Wednesday, September 29, 2010

Great Mexican Food is Just a Short Distance Away

Let’s face it, the South Shore is nowhere near the Mexican border, but that does not mean that locals need to step on a plane to enjoy good Mexican and Southwestern cuisine.  It can be found right here – and it is only minutes away! 

La Paloma Mexican restaurant is Zagat rated and offers some of the best Mexican cuisine north of the Rio Grande.  With two locations in both Quincy and Kingston, now taco night can become any night of the week.  From the vibrant sounds of Latin pop and authentic Mexican music to the refreshing taste of a prickly pear margarita, diners can be transported to a distinctly Mexican experience without ever hopping on a plane

La Paloma, literally meaning “the dove” touts itself as “simply the best Mex.” For almost 30 years this independently and locally owned restaurant has earned its title by creating dishes that balance both flavor and spice.  Mexican restaurants in the Northeast often have a tendency to mask the flavor of their food with spice but at La Paloma they focus on the taste of their dishes not just the heat.  Unlike certain Mexican themed fast food restaurants, this South Shore establishment uses fresh, flavorful, quality ingredients to achieve the unique balance of heat and flavor.  Each dish is made to order so that even the taste buds of the most finicky eater can be easily accommodated. 

La Paloma offers a wide array of Mexican style appetizers, entrees, drinks, and desserts.  There is a balance of semi-traditional and non-traditional Mexican dishes on the menu.  There are even a few “gringo” themed dishes. Entrees range from more traditional Mexican dishes such as paella and poblano relleno to Mexican inspired dishes like the chimichanga.  Much of the menu is Tex-Mex or American influenced fare such as tacos, fajitas and nachos. The menu is essentially a fusion of traditional and American influenced Mexican cuisine. The restaurant also offers a full bar with nearly 30 different tequilas, a wide array of margaritas and a variety of Mexican and American beers.  

Servers welcome each table with warm tortilla chips and fresh made salsa.  But don’t fill up too early on chips and salsa because La Paloma serves up generous portions that can satisfy the appetite of even the heartiest eaters. Their award winning salsa can also be purchased by the jar at the restaurant or at Stop-and-Shop supermarkets.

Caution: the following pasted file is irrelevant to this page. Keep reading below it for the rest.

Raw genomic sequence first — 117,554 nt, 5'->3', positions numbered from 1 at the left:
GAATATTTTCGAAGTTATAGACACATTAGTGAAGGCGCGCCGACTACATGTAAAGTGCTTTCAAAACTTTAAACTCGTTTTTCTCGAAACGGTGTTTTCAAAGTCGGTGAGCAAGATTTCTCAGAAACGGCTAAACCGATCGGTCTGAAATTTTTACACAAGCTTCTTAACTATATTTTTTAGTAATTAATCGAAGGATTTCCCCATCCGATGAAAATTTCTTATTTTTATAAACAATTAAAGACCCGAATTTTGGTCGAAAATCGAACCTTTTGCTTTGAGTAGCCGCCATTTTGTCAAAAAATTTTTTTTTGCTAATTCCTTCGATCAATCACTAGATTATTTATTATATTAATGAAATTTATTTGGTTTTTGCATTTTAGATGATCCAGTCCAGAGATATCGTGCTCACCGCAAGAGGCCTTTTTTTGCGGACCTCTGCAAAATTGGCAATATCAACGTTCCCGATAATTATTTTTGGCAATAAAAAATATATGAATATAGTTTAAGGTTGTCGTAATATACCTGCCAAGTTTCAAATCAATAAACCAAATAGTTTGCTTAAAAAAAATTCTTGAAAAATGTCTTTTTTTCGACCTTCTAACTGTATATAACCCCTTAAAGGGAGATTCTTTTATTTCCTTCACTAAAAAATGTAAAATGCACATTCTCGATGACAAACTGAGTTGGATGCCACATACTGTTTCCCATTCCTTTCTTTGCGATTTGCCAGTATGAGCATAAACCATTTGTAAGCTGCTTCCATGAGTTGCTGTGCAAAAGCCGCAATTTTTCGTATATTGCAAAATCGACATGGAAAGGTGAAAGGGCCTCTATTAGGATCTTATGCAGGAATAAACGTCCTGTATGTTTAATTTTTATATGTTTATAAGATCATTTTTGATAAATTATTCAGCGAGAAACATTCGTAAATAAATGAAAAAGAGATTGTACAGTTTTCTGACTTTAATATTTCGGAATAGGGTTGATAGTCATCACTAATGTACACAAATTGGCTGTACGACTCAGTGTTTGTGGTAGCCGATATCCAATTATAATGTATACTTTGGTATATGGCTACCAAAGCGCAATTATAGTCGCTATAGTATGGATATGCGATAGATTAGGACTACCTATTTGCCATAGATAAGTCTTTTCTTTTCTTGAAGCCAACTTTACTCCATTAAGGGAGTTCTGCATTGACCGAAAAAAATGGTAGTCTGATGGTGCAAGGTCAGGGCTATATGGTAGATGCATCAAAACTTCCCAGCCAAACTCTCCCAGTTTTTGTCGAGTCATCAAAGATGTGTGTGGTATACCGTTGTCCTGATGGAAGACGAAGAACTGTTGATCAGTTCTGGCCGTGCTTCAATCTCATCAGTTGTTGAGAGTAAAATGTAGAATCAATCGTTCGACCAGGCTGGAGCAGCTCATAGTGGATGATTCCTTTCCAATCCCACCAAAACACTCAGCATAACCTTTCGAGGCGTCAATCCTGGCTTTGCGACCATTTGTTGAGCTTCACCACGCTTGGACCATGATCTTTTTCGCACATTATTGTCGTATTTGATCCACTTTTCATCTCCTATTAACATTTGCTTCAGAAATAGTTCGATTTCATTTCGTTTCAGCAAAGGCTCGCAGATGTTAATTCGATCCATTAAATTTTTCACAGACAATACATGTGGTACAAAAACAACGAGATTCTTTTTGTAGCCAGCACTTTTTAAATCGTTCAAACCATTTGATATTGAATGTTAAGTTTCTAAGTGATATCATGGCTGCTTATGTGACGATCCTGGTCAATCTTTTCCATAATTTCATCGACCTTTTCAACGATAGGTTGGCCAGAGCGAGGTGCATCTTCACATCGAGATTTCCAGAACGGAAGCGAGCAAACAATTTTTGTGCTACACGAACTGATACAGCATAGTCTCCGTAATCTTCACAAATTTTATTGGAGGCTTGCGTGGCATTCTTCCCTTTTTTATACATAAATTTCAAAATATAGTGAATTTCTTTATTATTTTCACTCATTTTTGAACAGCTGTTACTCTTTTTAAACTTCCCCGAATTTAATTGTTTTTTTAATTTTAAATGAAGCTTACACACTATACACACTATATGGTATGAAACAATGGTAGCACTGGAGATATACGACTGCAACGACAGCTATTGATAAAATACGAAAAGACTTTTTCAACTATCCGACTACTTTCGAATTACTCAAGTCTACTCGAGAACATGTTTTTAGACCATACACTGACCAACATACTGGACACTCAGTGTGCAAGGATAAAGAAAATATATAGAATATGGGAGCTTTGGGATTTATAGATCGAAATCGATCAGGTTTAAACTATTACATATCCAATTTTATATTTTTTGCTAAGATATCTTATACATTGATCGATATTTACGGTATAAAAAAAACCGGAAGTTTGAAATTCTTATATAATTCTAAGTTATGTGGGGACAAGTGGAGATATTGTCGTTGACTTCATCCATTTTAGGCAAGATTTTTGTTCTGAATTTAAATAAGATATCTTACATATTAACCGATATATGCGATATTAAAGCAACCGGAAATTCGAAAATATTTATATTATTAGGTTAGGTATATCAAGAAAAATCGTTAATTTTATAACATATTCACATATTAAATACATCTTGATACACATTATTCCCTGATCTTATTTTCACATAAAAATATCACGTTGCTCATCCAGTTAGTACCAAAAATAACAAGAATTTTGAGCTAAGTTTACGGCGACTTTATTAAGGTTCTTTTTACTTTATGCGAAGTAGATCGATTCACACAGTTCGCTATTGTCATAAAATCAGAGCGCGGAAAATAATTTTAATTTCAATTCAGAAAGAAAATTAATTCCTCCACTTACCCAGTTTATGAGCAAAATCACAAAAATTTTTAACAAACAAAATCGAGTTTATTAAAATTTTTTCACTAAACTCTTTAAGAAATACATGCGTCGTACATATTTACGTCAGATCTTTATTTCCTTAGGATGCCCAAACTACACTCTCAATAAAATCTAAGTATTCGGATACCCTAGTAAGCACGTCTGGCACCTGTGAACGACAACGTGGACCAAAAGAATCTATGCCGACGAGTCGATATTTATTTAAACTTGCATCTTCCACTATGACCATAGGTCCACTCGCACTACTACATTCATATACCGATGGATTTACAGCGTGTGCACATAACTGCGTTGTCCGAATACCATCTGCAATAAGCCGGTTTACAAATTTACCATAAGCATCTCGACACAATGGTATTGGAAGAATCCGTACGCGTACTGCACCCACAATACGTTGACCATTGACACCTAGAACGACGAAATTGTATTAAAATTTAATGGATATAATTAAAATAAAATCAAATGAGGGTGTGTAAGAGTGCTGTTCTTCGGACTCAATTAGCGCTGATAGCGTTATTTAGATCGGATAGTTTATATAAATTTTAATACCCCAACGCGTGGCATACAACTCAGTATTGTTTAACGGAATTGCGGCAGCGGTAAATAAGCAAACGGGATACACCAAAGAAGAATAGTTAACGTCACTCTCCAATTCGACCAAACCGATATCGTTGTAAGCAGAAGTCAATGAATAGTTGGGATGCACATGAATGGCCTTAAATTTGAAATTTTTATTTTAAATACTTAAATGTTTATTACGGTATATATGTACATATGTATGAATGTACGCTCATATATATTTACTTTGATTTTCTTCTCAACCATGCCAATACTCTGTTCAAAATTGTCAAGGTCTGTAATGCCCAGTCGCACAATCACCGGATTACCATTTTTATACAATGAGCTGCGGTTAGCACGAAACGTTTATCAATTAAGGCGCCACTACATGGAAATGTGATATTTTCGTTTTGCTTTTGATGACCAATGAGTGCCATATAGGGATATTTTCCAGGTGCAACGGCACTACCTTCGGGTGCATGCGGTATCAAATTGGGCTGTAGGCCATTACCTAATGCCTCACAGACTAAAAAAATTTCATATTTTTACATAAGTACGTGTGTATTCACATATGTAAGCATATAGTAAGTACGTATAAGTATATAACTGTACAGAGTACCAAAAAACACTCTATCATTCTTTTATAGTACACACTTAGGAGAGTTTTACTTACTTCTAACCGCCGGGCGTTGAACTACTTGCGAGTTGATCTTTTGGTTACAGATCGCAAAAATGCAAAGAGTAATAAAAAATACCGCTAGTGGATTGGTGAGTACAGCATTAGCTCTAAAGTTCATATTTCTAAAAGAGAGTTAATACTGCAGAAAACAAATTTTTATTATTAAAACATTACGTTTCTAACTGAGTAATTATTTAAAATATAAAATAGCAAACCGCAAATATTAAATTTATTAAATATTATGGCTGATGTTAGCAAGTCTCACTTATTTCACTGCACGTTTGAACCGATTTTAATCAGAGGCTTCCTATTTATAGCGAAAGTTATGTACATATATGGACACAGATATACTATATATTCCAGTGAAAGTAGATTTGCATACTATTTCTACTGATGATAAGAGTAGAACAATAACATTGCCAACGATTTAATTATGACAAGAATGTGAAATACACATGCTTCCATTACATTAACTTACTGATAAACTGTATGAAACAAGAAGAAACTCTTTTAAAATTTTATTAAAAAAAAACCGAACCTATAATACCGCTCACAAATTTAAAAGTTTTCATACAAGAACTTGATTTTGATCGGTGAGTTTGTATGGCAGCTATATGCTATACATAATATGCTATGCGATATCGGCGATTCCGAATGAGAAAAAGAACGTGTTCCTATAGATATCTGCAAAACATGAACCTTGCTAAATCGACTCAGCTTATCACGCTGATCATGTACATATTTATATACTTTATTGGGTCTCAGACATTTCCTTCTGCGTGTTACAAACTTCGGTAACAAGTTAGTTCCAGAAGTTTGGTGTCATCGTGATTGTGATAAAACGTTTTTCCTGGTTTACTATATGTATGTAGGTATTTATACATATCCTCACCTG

La Paloma’s Quincy location is in a strip mall and appears a bit drab from the outside but this appearance is deceiving.  As diners walk into the restaurant they become immersed in a richly unique environment that is both welcoming and fun.  The restaurant teems with authenticity and has a real homey feel about it.  The walls are displayed with vibrantly colored, Mexican themed art and décor accentuating Mexico’s Aztec, Mayan, and Spanish influences.

La Paloma’s recently opened Kingston location features the same menu as its flagship Quincy restaurant.  On August 10th the restaurant treated patrons to free food for its grand opening celebration.  It still has a few minor quirks to work out in the kitchen but overall food is just as enjoyable as its Quincy location.  To ensure that the quality of food in the Kingston restaurant is that same as the Quincy location, head chef Christo Canenquez plans on sticking around to work out all the kinks.

There is also a different feel within the Kingston restaurant.  This location has more of a modern, contemporary feel than its Quincy site.  They have toned down the Aztec, Mayan, and Spanish themed décor and chosen to keep a more simplified look.  But, there are a few small murals painted on the walls including elaborate scenes in the restrooms. Patrons who step inside the restrooms visit a lush tropical rainforest.  The jungle themed murals are exhilarating and intricately detailed.  A downside to this is that lines might be a bit longer waiting for the restrooms.

Entrees range from $8 to $16 with most dishes around $12.  La Paloma offers a discounted lunch or “almuerzo” menu with the same portions at a lower price from Tuesday to Saturday until 4 pm.  There are also themed specials such as “Texicana Tuesday’s,” “Fajita Frenzy” on Wednesdays, and a “Fiesta Platter” every Thursday.
 
La Paloma is family friendly and great for all ages. It can be both a cheap and fun night out with either friends or family. So hop in the car and swing by La Paloma for a great night of tacos, margaritas, and fun.

La Paloma is located at:
195 Newport Ave., Quincy
, Ma. 02170. (617) 773-0512.
Their newest location is
114 Main St. Kingston
, Ma. 02364. (781) 936-8172.